- conduct due diligence on foreign agents and counterparties;
- consider a number of particular risk factors and do risk-based monitoring of your agents and counterparties; and
- develop and implement a policy for corrective action and termination for non-compliant entities.
While you may be able to contractually allocate the responsibility for developing these policies, procedures and internal controls to your agent or counterparty, you will remain liable to ensure that they are fully operational.
OFAC Compliance: An AML Program Is Not Enough
Every U.S. person and business is required to avoid engaging in financial transactions with certain individuals, entities and countries that are subject to U.S. economic sanctions. Accordingly, when you offer your tokens for sale in a public or private offering, it is your obligation to ensure that none of your purchasers are on the list of prohibited individuals or entities maintained by the Treasury Department’s Office of Foreign Assets Control (OFAC). You also need to be sure that your customers and other business partners are not based in countries subject to broader economic sanctions, the list of which currently includes Cuba, Iran, North Korea, Syria and the Crimean region of Ukraine.
Compliance with the economic sanctions programs administered by OFAC and compliance with the AML laws established under the Bank Secrecy Act are often considered in the same breath. And, while effective OFAC screening and AML programs will certainly have areas of overlap, namely a robust customer identification procedure, they are two separate and distinct programs and responsibilities and you should have separate procedures for each.
OFAC compliance involves screening the names of individuals or entities against a highly complex and often-changing list of sanctioned parties, countries and regions. Most companies make use of third-party servicers to conduct this screening on their behalf, but it is prudent to do some due diligence to ensure those service providers themselves have the sophistication required to capture any potential prohibited transactions.
Can you shortcut this process by simply having your token buyer represent they are not on the OFAC sanctions list? While such representations are helpful, they are not sufficient. Unlike the risk-based compliance expectations, with AML requirements, you are strictly liable for OFAC screening failures and OFAC can pursue even minor violations.
Nonetheless, should you be found to have violated economic sanctions laws, the strength of your OFAC compliance program, along with your state of mind and other factors, will be considered in the determination of any penalty.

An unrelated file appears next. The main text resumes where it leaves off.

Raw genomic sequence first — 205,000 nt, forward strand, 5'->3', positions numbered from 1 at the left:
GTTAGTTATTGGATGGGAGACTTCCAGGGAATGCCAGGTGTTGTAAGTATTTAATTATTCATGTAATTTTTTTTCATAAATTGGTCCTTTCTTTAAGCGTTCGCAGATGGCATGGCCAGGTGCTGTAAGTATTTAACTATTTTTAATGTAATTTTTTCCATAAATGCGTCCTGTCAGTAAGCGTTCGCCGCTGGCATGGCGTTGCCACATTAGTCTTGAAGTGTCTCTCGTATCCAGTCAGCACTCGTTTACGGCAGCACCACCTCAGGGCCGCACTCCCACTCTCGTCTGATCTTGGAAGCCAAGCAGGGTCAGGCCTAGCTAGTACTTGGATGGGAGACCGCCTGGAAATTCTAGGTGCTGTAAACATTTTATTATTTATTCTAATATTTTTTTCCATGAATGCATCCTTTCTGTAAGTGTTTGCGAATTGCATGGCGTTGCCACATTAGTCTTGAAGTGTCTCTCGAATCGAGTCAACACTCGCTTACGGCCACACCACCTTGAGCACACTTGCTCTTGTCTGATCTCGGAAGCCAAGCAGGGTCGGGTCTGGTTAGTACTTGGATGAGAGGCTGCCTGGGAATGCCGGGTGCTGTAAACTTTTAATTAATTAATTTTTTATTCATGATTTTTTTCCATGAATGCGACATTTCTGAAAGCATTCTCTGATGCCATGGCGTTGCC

Be Ready to Demonstrate Your AML and OFAC Compliance
As with any business, when operating in the cryptocurrency space, you should be prepared for questions from a regulator or investigator with jurisdiction over the activity. Whether you are a money transmitter with a formal written AML program or not, one of the first demands you are likely to receive in any federal or state inquiry is to produce a copy of your AML program and policies as well as your customer identification procedures and screening protocols.
Examiners or investigators will be looking at whether you have taken the time to recognize and identify risk factors and risk categories for the counterparties with whom you are doing business. And they will look to see whether you have developed procedures intended to mitigate those risks and avoid conducting transactions with or for blocked parties or illicit funds. If you are equipped with written AML guidance and OFAC screening processes, including a clear allocation of responsibility within your company for ensuring compliance, you will be off to a good start.
There Is Room for Innovation
Federal agencies involved in regulating and overseeing the marketplace for token sales recognize the value to our society of the emerging technologies behind this activity, even if they are scrambling to catch up with the technology on an institutional level. While the burden to a new company of meeting the legal and regulatory requirements for AML and OFAC compliance is not insignificant, prior planning in these areas will protect your investment of time and resources and create room for greater innovation.
This is an guest post by Laurel Loomis Rimon, Senior Counsel at O’Melveny & Myers LLP . View expressed are hers alone and do not necessarily reflect those of BTC Media or Bitcoin Magazine. This article is intended for information purposes only and does not constitute legal advice. Please do your own due diligence.
This article originally appeared on Bitcoin Magazine.